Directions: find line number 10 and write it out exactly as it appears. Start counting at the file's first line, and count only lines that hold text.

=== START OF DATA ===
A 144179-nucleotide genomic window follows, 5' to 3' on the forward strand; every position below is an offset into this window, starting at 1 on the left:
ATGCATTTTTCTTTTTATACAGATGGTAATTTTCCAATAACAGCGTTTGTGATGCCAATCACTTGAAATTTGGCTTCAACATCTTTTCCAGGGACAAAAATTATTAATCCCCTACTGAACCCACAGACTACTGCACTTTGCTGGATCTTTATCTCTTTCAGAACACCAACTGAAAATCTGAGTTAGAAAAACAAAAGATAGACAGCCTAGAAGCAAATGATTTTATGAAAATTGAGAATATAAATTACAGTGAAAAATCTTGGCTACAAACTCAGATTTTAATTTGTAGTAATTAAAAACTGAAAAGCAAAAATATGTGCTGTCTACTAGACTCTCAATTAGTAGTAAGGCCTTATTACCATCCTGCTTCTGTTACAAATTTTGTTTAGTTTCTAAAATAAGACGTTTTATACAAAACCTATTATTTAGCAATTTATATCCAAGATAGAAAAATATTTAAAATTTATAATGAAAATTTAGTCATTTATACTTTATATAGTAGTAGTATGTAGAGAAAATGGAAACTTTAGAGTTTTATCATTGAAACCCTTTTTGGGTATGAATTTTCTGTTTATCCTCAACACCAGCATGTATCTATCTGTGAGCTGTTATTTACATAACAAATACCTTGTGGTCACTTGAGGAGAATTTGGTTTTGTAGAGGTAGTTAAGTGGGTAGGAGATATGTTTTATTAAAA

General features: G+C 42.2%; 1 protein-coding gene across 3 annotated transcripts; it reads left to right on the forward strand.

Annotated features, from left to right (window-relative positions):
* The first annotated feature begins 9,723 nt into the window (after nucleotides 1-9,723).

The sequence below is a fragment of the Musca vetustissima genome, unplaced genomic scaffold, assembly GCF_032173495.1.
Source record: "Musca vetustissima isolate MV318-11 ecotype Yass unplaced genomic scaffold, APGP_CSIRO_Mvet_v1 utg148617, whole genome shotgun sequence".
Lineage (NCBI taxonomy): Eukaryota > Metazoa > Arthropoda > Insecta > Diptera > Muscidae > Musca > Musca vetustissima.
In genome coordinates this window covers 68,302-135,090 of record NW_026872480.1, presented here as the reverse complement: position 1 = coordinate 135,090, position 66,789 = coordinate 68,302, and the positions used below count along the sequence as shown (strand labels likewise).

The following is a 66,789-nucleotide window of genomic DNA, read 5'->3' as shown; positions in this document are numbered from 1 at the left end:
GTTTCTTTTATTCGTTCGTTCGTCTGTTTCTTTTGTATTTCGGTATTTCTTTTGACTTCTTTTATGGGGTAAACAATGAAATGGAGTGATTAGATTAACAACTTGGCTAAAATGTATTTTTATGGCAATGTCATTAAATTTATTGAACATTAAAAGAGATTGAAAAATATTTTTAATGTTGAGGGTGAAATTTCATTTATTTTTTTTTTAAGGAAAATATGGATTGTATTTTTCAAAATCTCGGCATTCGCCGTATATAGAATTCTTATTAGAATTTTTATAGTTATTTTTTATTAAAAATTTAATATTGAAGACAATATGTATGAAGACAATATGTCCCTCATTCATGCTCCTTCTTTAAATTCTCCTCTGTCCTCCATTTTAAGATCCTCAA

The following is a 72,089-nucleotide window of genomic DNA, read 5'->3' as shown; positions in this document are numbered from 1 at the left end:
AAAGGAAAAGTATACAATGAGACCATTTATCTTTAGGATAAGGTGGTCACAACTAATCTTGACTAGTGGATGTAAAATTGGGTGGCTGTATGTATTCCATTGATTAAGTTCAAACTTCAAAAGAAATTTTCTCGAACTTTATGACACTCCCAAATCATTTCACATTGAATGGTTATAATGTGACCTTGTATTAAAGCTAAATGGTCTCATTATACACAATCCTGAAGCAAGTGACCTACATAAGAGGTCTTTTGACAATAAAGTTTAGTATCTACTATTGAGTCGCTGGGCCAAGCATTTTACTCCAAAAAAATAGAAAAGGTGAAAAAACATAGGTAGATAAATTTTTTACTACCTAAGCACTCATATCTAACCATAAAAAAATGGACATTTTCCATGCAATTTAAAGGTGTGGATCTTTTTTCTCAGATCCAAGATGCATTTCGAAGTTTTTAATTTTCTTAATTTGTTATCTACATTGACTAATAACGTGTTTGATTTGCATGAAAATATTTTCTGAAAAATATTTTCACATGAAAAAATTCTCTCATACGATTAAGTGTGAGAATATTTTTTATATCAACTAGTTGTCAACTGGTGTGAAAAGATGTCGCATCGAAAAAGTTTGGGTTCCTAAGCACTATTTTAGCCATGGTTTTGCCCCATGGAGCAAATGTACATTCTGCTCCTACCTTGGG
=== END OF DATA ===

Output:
The following is a 66,789-nucleotide window of genomic DNA, read 5'->3' as shown; positions in this document are numbered from 1 at the left end: